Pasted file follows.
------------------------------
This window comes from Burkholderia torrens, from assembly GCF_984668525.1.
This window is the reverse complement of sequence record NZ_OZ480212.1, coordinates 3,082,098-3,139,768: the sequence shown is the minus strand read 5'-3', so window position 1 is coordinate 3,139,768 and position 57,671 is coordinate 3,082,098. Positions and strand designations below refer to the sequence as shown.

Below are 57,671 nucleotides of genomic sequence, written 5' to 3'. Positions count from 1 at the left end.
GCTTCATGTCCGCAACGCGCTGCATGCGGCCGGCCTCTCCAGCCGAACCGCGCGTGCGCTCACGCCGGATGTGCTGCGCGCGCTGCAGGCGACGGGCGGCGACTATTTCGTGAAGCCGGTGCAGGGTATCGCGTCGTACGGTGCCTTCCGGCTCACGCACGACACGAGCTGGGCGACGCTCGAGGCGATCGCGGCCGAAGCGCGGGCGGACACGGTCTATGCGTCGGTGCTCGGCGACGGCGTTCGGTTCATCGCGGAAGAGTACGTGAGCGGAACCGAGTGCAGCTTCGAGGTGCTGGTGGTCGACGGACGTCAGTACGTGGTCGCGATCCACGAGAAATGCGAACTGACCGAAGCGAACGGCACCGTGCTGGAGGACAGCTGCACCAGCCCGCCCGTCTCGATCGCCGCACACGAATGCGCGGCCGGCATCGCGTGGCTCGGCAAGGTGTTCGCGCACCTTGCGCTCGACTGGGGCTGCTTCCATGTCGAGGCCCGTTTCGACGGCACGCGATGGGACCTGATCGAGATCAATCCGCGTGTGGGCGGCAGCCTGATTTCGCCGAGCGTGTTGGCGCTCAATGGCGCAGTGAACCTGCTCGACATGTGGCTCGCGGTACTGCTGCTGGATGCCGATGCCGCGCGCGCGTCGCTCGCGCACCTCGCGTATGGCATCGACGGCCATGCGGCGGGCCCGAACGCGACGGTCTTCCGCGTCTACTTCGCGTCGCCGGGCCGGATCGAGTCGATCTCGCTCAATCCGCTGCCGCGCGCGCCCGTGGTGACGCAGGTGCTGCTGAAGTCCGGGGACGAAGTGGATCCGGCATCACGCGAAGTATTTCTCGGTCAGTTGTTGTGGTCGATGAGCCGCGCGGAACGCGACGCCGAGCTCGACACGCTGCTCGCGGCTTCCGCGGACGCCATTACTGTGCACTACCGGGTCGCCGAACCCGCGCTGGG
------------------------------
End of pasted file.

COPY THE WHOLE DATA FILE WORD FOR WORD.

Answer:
This window comes from Burkholderia torrens, from assembly GCF_984668525.1.
This window is the reverse complement of sequence record NZ_OZ480212.1, coordinates 3,082,098-3,139,768: the sequence shown is the minus strand read 5'-3', so window position 1 is coordinate 3,139,768 and position 57,671 is coordinate 3,082,098. Positions and strand designations below refer to the sequence as shown.

Below are 57,671 nucleotides of genomic sequence, written 5' to 3'. Positions count from 1 at the left end.
GCTTCATGTCCGCAACGCGCTGCATGCGGCCGGCCTCTCCAGCCGAACCGCGCGTGCGCTCACGCCGGATGTGCTGCGCGCGCTGCAGGCGACGGGCGGCGACTATTTCGTGAAGCCGGTGCAGGGTATCGCGTCGTACGGTGCCTTCCGGCTCACGCACGACACGAGCTGGGCGACGCTCGAGGCGATCGCGGCCGAAGCGCGGGCGGACACGGTCTATGCGTCGGTGCTCGGCGACGGCGTTCGGTTCATCGCGGAAGAGTACGTGAGCGGAACCGAGTGCAGCTTCGAGGTGCTGGTGGTCGACGGACGTCAGTACGTGGTCGCGATCCACGAGAAATGCGAACTGACCGAAGCGAACGGCACCGTGCTGGAGGACAGCTGCACCAGCCCGCCCGTCTCGATCGCCGCACACGAATGCGCGGCCGGCATCGCGTGGCTCGGCAAGGTGTTCGCGCACCTTGCGCTCGACTGGGGCTGCTTCCATGTCGAGGCCCGTTTCGACGGCACGCGATGGGACCTGATCGAGATCAATCCGCGTGTGGGCGGCAGCCTGATTTCGCCGAGCGTGTTGGCGCTCAATGGCGCAGTGAACCTGCTCGACATGTGGCTCGCGGTACTGCTGCTGGATGCCGATGCCGCGCGCGCGTCGCTCGCGCACCTCGCGTATGGCATCGACGGCCATGCGGCGGGCCCGAACGCGACGGTCTTCCGCGTCTACTTCGCGTCGCCGGGCCGGATCGAGTCGATCTCGCTCAATCCGCTGCCGCGCGCGCCCGTGGTGACGCAGGTGCTGCTGAAGTCCGGGGACGAAGTGGATCCGGCATCACGCGAAGTATTTCTCGGTCAGTTGTTGTGGTCGATGAGCCGCGCGGAACGCGACGCCGAGCTCGACACGCTGCTCGCGGCTTCCGCGGACGCCATTACTGTGCACTACCGGGTCGCCGAACCCGCGCTGGG